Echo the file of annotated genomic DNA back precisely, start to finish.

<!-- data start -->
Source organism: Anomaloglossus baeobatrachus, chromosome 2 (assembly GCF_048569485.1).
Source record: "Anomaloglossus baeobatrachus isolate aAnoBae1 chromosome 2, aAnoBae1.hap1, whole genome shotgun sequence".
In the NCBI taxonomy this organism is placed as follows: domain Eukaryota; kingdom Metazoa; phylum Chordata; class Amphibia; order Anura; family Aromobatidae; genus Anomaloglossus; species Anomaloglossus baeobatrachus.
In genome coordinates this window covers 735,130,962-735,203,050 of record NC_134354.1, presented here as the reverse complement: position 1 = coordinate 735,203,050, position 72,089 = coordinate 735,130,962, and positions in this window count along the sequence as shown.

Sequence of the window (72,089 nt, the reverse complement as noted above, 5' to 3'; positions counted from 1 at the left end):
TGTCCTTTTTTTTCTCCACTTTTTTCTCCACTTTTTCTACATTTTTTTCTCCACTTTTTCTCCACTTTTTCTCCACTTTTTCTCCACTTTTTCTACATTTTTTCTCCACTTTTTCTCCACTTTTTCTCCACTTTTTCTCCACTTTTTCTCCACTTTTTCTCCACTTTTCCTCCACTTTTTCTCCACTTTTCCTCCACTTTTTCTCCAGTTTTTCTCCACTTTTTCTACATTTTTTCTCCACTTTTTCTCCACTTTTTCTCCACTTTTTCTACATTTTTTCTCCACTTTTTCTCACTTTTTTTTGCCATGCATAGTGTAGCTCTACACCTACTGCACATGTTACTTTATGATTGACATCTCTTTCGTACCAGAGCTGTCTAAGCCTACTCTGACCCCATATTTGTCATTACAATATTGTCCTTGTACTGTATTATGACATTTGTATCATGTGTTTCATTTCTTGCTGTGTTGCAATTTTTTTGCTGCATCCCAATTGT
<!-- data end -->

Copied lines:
Source organism: Anomaloglossus baeobatrachus, chromosome 2 (assembly GCF_048569485.1).
Source record: "Anomaloglossus baeobatrachus isolate aAnoBae1 chromosome 2, aAnoBae1.hap1, whole genome shotgun sequence".
In the NCBI taxonomy this organism is placed as follows: domain Eukaryota; kingdom Metazoa; phylum Chordata; class Amphibia; order Anura; family Aromobatidae; genus Anomaloglossus; species Anomaloglossus baeobatrachus.
In genome coordinates this window covers 735,130,962-735,203,050 of record NC_134354.1, presented here as the reverse complement: position 1 = coordinate 735,203,050, position 72,089 = coordinate 735,130,962, and positions in this window count along the sequence as shown.

Sequence of the window (72,089 nt, the reverse complement as noted above, 5' to 3'; positions counted from 1 at the left end):
TGTCCTTTTTTTTCTCCACTTTTTTCTCCACTTTTTCTACATTTTTTTCTCCACTTTTTCTCCACTTTTTCTCCACTTTTTCTCCACTTTTTCTACATTTTTTCTCCACTTTTTCTCCACTTTTTCTCCACTTTTTCTCCACTTTTTCTCCACTTTTTCTCCACTTTTCCTCCACTTTTTCTCCACTTTTCCTCCACTTTTTCTCCAGTTTTTCTCCACTTTTTCTACATTTTTTCTCCACTTTTTCTCCACTTTTTCTCCACTTTTTCTACATTTTTTCTCCACTTTTTCTCACTTTTTTTTGCCATGCATAGTGTAGCTCTACACCTACTGCACATGTTACTTTATGATTGACATCTCTTTCGTACCAGAGCTGTCTAAGCCTACTCTGACCCCATATTTGTCATTACAATATTGTCCTTGTACTGTATTATGACATTTGTATCATGTGTTTCATTTCTTGCTGTGTTGCAATTTTTTTGCTGCATCCCAATTGT